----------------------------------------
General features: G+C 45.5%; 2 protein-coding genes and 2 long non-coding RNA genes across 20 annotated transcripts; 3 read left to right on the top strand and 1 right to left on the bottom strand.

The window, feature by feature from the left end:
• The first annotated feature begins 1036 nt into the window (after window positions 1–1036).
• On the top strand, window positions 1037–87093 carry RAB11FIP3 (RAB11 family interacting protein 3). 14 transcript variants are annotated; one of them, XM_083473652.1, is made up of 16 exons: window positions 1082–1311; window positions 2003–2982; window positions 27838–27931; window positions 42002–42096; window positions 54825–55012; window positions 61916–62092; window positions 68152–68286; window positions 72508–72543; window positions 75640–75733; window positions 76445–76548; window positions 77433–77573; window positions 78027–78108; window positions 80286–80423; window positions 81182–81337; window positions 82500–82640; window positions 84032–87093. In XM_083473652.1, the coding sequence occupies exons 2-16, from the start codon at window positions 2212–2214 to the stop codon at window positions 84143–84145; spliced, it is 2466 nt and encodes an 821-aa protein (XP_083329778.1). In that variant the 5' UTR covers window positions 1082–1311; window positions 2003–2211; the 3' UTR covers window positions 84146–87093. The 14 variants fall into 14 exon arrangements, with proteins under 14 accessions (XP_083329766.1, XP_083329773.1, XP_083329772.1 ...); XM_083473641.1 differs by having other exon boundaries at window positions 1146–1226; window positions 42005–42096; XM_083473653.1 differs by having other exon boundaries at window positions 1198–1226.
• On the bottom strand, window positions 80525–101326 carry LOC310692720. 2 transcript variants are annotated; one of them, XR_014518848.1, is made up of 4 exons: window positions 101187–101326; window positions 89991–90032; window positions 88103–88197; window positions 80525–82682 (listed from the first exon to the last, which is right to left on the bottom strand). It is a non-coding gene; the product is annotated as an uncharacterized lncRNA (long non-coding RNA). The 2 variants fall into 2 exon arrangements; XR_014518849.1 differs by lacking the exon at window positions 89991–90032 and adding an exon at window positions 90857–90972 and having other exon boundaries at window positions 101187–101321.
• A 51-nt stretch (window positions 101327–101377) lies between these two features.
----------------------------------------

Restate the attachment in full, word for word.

General features: G+C 45.5%; 2 protein-coding genes and 2 long non-coding RNA genes across 20 annotated transcripts; 3 read left to right on the top strand and 1 right to left on the bottom strand.

The window, feature by feature from the left end:
• The first annotated feature begins 1036 nt into the window (after window positions 1–1036).
• On the top strand, window positions 1037–87093 carry RAB11FIP3 (RAB11 family interacting protein 3). 14 transcript variants are annotated; one of them, XM_083473652.1, is made up of 16 exons: window positions 1082–1311; window positions 2003–2982; window positions 27838–27931; window positions 42002–42096; window positions 54825–55012; window positions 61916–62092; window positions 68152–68286; window positions 72508–72543; window positions 75640–75733; window positions 76445–76548; window positions 77433–77573; window positions 78027–78108; window positions 80286–80423; window positions 81182–81337; window positions 82500–82640; window positions 84032–87093. In XM_083473652.1, the coding sequence occupies exons 2-16, from the start codon at window positions 2212–2214 to the stop codon at window positions 84143–84145; spliced, it is 2466 nt and encodes an 821-aa protein (XP_083329778.1). In that variant the 5' UTR covers window positions 1082–1311; window positions 2003–2211; the 3' UTR covers window positions 84146–87093. The 14 variants fall into 14 exon arrangements, with proteins under 14 accessions (XP_083329766.1, XP_083329773.1, XP_083329772.1 ...); XM_083473641.1 differs by having other exon boundaries at window positions 1146–1226; window positions 42005–42096; XM_083473653.1 differs by having other exon boundaries at window positions 1198–1226.
• On the bottom strand, window positions 80525–101326 carry LOC310692720. 2 transcript variants are annotated; one of them, XR_014518848.1, is made up of 4 exons: window positions 101187–101326; window positions 89991–90032; window positions 88103–88197; window positions 80525–82682 (listed from the first exon to the last, which is right to left on the bottom strand). It is a non-coding gene; the product is annotated as an uncharacterized lncRNA (long non-coding RNA). The 2 variants fall into 2 exon arrangements; XR_014518849.1 differs by lacking the exon at window positions 89991–90032 and adding an exon at window positions 90857–90972 and having other exon boundaries at window positions 101187–101321.
• A 51-nt stretch (window positions 101327–101377) lies between these two features.